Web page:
Wednesday, May 31, 2017

Vanport Mosaic Festival—Interstate Firehouse Cultural Center—N. Portland

Phoenix Rising

“Staged readings of two new one-act plays about the American Dream, displacement & Hurricane Katrina from the African American perspective.”  This is part of the Vanport Mosaic Festival.  The plays are “Hercules Don’t Wade in the Water” by Michael A. Jones and directed by Damaris Webb and “American Summer Squash” by Don W. Glenn and directed by Jocelyn Seid.  They are playing at the IFCC space, 5340 N. Interstate Ave., through June 4th.  For more information, go to their site at or call 971-319-0156.

I’m going to go out on a limb (as I often do) and give my own personal impressions/take/flavor of the stories.  I’m sure everyone’s aware from recent news pieces that prejudice and racism have, like an ostrich, raised its ugly head from the sand and is again creating havoc.  But my perspective is that a Cause, a People, if it is truly just, will prevail against all odds and, like the fabled Phoenix, rise from the ashes of ignorance and hate, and have its day in the sun.  No doubt, probably naïve on my part, that the forces of Light will always defeat the forces of Evil and, if you persist long enough on this Field of American Dreams, it will come to pass.  “If you build it, they will come.”

The first offering, “Hercules…,” is about two couples at crossroads in their lives.  Tupelo (La’Tevin Alexander) and Charmaine (Anya Pearson) both very hard working individuals, are barely keeping their heads above water, trying to put food on the table and pay the skyrocketing rent in their “modest” apartment in Chicago.  Their best friends, Maxine (Andrea Vernae) and Eugene (Seth Rule), are also diligent workers but have had a tragedy in their family that seems to be pulling them apart.  The sacrifice they make for honest labor is that they have no time for growing as couples.  Tupelo is eventually sent, with his friend, Youngblood (Eric Island), to New Orleans for work and they get caught up in the aftermath of Hurricane Katrina.

The second play, “…Squash,” has a family dealing with the aftermath of the storm in Texas, near the border, close to New Orleans.  The righteous, Rev. Ratcliff (Anthony P. Armstrong) is living with his son, the lazy, Slidell (Jasper Howard), in a truck, sitting on the property of their elder, Lucille (Arlena Barnes), who owns a trailer.  There is much discussion as to accepting God’s Will or railing against this fate.  Into their already turbulent lives appear the brassy, bouncy, belligerent, Sweet 16 (Damaris Webb) and her new-found friend, the young Catfish (Rickey Junior).  She is the long-time mate of Slidell and is out to just have fun.  Sparks fly when all these spicy elements are dumped into an already bubbling stew.  Can’t tell you too much about both these plays without giving away plot devices.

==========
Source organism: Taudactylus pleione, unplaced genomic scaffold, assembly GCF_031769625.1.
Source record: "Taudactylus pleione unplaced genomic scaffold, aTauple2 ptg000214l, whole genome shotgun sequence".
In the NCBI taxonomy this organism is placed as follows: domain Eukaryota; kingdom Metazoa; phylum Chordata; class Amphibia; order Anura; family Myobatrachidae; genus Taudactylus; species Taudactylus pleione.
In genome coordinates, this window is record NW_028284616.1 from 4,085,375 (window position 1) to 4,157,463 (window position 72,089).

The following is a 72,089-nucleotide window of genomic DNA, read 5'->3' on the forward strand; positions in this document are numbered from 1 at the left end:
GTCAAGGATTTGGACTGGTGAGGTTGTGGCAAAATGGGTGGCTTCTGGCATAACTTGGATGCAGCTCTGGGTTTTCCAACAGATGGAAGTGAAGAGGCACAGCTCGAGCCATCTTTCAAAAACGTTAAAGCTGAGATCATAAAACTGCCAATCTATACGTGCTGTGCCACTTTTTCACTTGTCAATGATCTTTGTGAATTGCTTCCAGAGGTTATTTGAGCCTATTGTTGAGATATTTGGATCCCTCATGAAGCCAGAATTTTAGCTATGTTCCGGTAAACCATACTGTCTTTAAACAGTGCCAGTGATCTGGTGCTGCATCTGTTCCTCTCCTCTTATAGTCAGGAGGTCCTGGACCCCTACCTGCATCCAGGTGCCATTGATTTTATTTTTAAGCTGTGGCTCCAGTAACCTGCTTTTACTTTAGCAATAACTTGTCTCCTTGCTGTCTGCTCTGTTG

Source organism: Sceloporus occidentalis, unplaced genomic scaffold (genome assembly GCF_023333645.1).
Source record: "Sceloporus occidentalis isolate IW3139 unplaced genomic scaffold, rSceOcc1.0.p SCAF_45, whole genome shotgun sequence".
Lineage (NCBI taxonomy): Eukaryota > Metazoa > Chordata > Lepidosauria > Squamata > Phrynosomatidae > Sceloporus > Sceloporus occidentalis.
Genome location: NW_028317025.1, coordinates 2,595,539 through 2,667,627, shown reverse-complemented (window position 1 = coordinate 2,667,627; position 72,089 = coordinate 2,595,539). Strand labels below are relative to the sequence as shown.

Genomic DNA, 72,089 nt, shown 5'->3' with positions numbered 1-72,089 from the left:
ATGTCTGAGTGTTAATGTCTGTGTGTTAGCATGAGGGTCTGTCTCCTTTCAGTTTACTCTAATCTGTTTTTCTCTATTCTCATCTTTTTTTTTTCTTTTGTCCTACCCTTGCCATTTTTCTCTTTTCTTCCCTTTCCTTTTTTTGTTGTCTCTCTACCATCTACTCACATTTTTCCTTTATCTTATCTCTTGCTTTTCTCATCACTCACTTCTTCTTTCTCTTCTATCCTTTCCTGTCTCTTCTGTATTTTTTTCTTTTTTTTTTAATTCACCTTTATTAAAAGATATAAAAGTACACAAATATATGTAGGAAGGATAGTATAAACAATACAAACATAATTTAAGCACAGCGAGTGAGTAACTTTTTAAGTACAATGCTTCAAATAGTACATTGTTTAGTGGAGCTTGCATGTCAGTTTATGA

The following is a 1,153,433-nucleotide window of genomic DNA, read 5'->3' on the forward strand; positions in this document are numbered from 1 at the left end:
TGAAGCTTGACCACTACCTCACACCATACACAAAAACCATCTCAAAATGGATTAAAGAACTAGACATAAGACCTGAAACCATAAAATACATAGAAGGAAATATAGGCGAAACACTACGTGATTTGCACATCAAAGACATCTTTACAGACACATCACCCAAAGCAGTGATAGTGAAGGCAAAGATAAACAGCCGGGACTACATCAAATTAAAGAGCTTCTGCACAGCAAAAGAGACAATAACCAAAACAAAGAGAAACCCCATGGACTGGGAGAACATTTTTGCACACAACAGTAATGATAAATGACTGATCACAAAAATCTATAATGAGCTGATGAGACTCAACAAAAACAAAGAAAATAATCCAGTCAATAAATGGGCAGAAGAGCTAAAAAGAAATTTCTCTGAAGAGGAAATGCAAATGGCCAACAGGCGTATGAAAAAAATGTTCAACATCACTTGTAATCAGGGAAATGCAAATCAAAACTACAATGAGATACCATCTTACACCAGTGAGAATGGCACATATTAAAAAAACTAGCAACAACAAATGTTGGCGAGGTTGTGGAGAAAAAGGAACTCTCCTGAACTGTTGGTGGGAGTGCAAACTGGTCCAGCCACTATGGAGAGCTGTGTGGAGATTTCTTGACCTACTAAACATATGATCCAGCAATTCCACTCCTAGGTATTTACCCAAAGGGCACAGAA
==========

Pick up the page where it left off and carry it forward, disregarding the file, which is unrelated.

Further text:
What these plays have in common, besides the obvious thread of the storm, is that they both involve the storms that are already brewing within these individuals and the hurricane seems to be the tipping spot in which climaxes are reached.  They are all also about flawed, but very human people that, when the cards are stacked against them, rally and will rise again.  Their “once upon a time” story might end with “…and the lived [hopefully] ever after.”

Both plays are very well written and, it is not long into them, that you forget that the cast actually has scripts in their hands.  They are so adept as actors, that the pages disappear, and they become the characters they are portraying, thanks to some excellent casting and also narration by Kenneth Dembo.  Both directors have kept the movement fluid and, although in the first play, by Jones, they are different settings over several months of time, you never get lost.  And the second play, by Glenn, has shades of the great writer, August Wilson, as a few of the characters have interesting monologues that reveal their back-stories.

I recommend these plays.  You might check their website, too, as to other events that are connecting to them.  If you do choose to see them, please tell them that Dennis sent you.

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